Risk of hospitalization after heart attack higher for younger women: Study

A recent study found women 55 and younger have nearly double the risk of rehospitalization in the year after a heart attack compared to men the same age.

The study, published in Journal of the American College of Cardiology, included 2,979 patients at 103 hospitals. Of the patients, 2,007 were women and 972 were men. An analysis showed nearly 30 percent of patients were rehospitalized in the year after leaving the hospital following a heart attack. Most readmissions were within the first month of discharge, and women had a 1.65 times higher risk of rehospitalization than men.

"We have shown for the first time that rehospitalizations following heart attacks in women aged 55 and younger are accompanied by certain non-cardiac factors, such as depression and low-income, that appear more common in women than men and are associated with more adverse outcomes," author Harlan Krumholz, MD, a cardiologist and professor of medicine at the Yale School of Medicine in New Haven, Conn., said in a May 2 National Institutes of Health news release. "The study reveals a need for paying greater attention to these non-cardiac risk factors in younger women in order to help design better clinical interventions and improve outcomes after discharge for a heart attack."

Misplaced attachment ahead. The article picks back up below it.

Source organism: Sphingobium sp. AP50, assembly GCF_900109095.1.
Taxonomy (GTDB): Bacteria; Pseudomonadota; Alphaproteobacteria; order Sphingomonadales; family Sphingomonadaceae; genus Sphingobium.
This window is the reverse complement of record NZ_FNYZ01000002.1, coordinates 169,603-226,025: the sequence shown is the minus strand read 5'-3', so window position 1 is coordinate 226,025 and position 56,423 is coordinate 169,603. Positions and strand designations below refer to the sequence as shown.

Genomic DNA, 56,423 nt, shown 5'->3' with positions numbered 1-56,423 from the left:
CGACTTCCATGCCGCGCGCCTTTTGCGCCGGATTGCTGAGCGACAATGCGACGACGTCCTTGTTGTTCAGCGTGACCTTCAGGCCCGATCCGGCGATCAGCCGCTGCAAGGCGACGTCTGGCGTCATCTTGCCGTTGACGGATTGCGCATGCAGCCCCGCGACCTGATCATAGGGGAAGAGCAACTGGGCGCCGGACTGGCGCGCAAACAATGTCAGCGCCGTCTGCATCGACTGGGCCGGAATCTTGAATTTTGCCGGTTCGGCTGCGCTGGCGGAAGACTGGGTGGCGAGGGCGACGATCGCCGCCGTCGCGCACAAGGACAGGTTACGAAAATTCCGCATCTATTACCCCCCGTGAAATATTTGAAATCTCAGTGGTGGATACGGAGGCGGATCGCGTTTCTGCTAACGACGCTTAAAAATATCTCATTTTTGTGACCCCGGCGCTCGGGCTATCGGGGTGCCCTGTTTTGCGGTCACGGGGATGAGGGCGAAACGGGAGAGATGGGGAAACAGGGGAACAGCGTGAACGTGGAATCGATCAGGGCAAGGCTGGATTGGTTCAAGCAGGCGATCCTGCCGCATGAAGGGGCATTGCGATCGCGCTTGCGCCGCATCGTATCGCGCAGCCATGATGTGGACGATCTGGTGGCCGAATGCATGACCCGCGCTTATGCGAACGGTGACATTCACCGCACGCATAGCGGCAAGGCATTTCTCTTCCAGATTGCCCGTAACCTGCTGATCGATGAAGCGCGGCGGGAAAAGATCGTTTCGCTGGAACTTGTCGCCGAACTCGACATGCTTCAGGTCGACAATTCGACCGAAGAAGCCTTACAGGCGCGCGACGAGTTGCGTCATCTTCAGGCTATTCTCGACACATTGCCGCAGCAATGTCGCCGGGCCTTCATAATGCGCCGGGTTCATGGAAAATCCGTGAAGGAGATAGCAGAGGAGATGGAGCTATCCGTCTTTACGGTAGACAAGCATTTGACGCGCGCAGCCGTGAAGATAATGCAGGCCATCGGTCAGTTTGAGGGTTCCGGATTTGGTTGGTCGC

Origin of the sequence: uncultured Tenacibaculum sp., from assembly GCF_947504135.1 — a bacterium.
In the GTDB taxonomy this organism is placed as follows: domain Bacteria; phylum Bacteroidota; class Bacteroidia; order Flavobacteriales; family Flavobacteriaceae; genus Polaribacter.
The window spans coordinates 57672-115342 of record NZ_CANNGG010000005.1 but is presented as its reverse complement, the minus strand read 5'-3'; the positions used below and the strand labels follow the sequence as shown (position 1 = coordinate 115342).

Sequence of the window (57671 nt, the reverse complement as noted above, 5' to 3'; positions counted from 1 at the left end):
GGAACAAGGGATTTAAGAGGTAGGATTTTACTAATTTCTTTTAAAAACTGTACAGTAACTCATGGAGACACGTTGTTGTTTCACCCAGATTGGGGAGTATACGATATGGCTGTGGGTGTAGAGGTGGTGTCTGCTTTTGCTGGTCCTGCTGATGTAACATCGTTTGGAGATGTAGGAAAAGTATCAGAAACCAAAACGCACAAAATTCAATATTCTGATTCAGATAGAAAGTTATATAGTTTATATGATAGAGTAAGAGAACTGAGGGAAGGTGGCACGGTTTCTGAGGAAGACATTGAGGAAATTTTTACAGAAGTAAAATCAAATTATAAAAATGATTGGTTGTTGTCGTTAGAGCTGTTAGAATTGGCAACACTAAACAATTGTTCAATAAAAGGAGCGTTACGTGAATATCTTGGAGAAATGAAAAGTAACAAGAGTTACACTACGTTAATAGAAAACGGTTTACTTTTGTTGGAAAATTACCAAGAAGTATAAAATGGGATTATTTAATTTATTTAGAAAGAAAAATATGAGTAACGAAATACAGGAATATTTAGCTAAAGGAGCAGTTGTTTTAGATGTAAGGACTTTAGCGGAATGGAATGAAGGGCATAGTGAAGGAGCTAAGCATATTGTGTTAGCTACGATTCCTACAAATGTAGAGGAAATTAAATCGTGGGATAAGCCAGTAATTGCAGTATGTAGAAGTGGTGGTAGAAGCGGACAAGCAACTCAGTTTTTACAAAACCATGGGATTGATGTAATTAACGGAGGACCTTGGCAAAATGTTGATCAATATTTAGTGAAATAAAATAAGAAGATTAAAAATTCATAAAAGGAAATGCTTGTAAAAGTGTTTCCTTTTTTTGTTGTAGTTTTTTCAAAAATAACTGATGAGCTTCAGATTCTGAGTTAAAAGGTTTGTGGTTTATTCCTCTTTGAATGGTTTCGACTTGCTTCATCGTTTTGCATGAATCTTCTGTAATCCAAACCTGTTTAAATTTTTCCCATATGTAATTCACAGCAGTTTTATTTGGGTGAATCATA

Here are four other study findings:

  1. Coronary-related complications were the leading cause of rehospitalization in both genders, yet the rate of complications was nearly 1.5 times higher in women. This could be due to risk factors such as obesity and diabetes.

  2. Non-cardiac rehospitalizations were 2.1 times higher for women than men. These hospitalizations were caused by events such as digestive problems, depression, bleeding and pneumonia.

  3. Of the patients, 48 percent of women were identified as low income compared with 31 percent of men.

  4. A history of depression was identified in 49 percent of women compared with 24 percent of men.

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